My analysis of the table was interrupted again by the flames.
A set of kitchenettes with chrome fixtures from their ovens, pans, and ranges were visible to the host’s right. A large pantry with more chrome fixtures including: shelves, fridges, a blast chiller, and an ice cream machine. The place appeared as sterile as a hospital and as clean as fantastic as a sci-fi movie set.
The camera then panned to the host again.
“I’m Thad Williams your host. Now meet your judges.”
The camera panned back to the raised table.
“Your first judge is a man who needs no introduction.”
A man dressed in jeans, a collared shirt, and a blazer entered the room and took a seat at the table.
“Chef Sancho Gilbertez, Owner of the La Tapas Express: Restaurants and Catering Service. How are you today, Chef?”
“I’m fine, Thad.”
Sancho had a good crisp voice with diction that showed an education and a strong character.
“What’s new in your life today, Chef?”
“Thad, I’m working with FrozCorp to develop my own line of frozen meals. TV Tapas!”
“That is brilliant work, Chef! I know our viewers are hungry just hearing about that.”
“Thank you, Thad.”
“You are welcome, Chef.”
The camera returned to Thad’s position.
“Our next chef is very much the prima ballerina of the pastry world, and is the host of the web series Farrah’s Fixins: Chef Farrah Josi.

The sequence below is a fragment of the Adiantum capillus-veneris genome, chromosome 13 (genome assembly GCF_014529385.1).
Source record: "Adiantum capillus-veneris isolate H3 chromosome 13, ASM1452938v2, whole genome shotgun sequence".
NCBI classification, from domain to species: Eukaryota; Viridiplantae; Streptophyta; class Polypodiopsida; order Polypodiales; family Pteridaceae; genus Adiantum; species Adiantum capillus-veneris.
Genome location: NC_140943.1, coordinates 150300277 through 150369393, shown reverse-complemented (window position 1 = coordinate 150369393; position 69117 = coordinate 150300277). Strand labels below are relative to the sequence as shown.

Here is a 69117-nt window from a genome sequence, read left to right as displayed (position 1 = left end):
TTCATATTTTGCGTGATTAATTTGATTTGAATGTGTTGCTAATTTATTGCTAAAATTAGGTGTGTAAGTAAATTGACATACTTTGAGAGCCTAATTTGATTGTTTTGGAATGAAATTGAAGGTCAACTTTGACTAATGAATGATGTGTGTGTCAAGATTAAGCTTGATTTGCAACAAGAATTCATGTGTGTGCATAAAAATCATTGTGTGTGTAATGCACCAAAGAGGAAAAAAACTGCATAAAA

Chef Farrah appeared youthful with blonde locks and fishtail, and wore a quilted burgundy fleece Jacket over a red blouse. A mini skirt and boots complemented the rest of her attire. She took the seat to the far left of Sancho. The middle seat remained empty.
“Chef Farrah, it is so good to have you with us today. Anything new going on in your world?”
“Thank you, Thad. I’m looking forward to showing my Danish Do’s and Don’ts next week in a five part series.”
“Fabulous, Chef! Again, welcome to the show, and good luck.”
Thad’s face got intense at that moment, and jets of flames again appeared higher and higher.
“Now, a welcome to my Chief Judge, my center seat ringmaster, my talented goalkeeper, and the upholder of all sacred culinary laws: Chef Marion Stokely!!!”
The camera then turned to Marion Stokely, he was bald and dressed in a red and gold suit, and he was bald, had a moustache, and eyeglasses. He waved to Thad and the viewers.
“Chef Marion! It is an honor to be in your presence.”
“Likewise, Thad. There’s not any other place I’d rather be, than in the crucible. We’re here to see who will be deviled, and who’s going to be poached.”